SPEEDING TOWARDS OUR DEMISE – 

April 27, 2021 – As the pills piled up, Jon DeLena was shaken. He’d lived through a spike in cocaine trafficking in Miami in the early 2000s and the dramatic rise in heroin and fentanyl use in New England in more recent years — the one that had left thousands dead because of overdoses. 

But the veteran Drug Enforcement Administration (DEA) Special Agent in charge of the New England Field Office had never seen such a stark uptick as what he was seeing with methamphetamine use, and its ingenious delivery method: fake Adderall pills. These were piling up in seizures across a region that had not been known to have a significant methamphetamine-consuming population. “We’re seeing these pills,” he said, pointing to the replica Adderall on a table in front of him.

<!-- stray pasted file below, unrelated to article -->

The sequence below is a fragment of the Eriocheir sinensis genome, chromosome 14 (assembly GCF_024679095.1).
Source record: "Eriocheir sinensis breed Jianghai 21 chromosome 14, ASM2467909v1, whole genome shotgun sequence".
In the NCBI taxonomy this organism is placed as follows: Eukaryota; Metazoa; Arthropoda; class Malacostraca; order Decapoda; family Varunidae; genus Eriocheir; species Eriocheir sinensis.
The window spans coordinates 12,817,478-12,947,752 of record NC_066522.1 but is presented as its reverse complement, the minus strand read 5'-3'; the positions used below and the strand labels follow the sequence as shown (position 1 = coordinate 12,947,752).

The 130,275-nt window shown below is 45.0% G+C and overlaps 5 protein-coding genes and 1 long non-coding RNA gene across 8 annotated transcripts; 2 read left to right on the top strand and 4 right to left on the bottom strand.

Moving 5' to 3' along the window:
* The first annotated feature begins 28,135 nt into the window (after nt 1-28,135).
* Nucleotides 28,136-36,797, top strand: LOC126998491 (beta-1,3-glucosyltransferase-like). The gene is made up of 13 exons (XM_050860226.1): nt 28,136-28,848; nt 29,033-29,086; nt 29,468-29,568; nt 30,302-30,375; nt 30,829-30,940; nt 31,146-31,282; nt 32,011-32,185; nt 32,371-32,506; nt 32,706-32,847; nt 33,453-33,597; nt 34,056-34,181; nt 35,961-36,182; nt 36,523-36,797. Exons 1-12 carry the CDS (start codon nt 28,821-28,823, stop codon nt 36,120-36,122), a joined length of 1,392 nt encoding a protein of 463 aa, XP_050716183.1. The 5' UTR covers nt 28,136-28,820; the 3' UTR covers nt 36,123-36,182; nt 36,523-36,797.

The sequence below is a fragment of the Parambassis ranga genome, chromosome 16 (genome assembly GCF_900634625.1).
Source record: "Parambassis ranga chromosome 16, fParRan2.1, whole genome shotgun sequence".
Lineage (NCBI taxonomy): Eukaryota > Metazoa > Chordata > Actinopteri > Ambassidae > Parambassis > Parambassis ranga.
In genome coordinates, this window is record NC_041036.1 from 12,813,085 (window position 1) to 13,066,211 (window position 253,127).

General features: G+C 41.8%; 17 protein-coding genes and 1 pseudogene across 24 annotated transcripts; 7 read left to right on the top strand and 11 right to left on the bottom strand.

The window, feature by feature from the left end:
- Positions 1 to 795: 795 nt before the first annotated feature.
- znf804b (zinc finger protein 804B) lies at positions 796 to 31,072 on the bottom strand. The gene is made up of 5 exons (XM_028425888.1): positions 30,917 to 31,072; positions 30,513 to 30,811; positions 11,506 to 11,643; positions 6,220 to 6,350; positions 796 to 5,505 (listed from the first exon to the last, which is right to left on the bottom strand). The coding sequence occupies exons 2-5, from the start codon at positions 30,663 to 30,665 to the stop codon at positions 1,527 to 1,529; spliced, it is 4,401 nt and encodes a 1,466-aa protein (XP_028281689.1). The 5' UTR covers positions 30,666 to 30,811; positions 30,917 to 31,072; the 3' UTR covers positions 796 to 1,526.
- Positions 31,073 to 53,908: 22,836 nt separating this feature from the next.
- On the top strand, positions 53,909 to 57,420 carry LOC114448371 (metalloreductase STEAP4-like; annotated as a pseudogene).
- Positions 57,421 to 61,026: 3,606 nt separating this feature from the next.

“They’re showing up all over New England but specifically here in New Hampshire. In all four corners of the state, we’re seizing these pills. And they’re deadly, and we need to get the message out there.” It may be too late. The pills, while still concentrated in areas like New England and representing just a small percentage of methamphetamine consumption, are eerily reminiscent of how fentanyl exploded through the region, tearing through communities in the form of an array of falsified pharmaceuticals. Exact figures on drug use are difficult to obtain, experts say, since surveys of consumers belie the use of stigmatized drugs like methamphetamine. The drug is also heavily used in poorly surveyed rural areas. The US Department of Health and Human Services counted about two million people who took methamphetamine in 2019, roughly the same number as in 2015. RAND, however, estimated more than three million methamphetamine users in 2016, a 50 percent increase since 2006.  Cocaine use, meanwhile, appears to have declined in recent years. RAND estimated there were just over two million cocaine users in 2016, down from nearly four million in 2006. And its survey tallied over two million heroin users, up about 30 percent since 2006, but still far below the number of methamphetamine users. 

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